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The Journey

by Mary Oliver

One day you finally knew
what you had to do, and began,
though the voices around you
kept shouting
their bad advice--
though the whole house
began to tremble
and you felt the old tug
at your ankles.
"Mend my life!"
each voice cried.
But you didn't stop.
You knew what you had to do,
though the wind pried
with its stiff fingers
at the very foundations,
though their melancholy
was terrible.
It was already late
enough, and a wild night,
and the road full of fallen
branches and stones.
But little by little,
as you left their voices behind,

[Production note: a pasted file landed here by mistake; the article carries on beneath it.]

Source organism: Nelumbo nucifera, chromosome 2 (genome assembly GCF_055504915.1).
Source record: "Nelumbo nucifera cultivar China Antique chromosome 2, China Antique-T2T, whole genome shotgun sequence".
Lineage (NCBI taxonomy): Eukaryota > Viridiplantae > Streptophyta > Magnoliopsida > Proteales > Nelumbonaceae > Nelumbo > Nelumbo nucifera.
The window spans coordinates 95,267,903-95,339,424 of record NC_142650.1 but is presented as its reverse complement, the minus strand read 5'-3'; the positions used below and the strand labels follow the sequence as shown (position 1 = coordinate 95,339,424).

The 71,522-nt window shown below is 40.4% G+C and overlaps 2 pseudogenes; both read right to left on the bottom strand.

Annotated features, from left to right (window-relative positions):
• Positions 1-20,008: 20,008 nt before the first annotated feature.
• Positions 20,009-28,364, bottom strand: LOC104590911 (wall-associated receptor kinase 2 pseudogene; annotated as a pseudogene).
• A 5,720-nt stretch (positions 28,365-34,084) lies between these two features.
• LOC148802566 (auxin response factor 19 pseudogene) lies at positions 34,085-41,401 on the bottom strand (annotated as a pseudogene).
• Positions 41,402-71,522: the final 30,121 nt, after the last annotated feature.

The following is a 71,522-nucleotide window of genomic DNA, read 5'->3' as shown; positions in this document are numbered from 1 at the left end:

the stars began to burn
through the sheets of clouds,
and there was a new voice
which you slowly
recognized as your own,
that kept you company
as you strode deeper and deeper
into the world,
determined to do
the only thing you could do--
determined to save
the only life you could save.

I mourn for you

I cry because someone important once degraded you, carved a mark on your soul that colors your lens, distorts your thinking. I ache because your head has built a wall around your heart that protects you from people you long to know. I grieve because you serve others, settle for less than you want, sit with that lump in your throat and ache in your heart that leaks tears when you speak. I mourn for the signs you saw and ignored, parasites sucking you dry of money and emotions, of goodwill and compassion until you cannot put a sentence together any more than you can repair your life because you are clueless about where to start.

Awareness before change

Awareness November 2008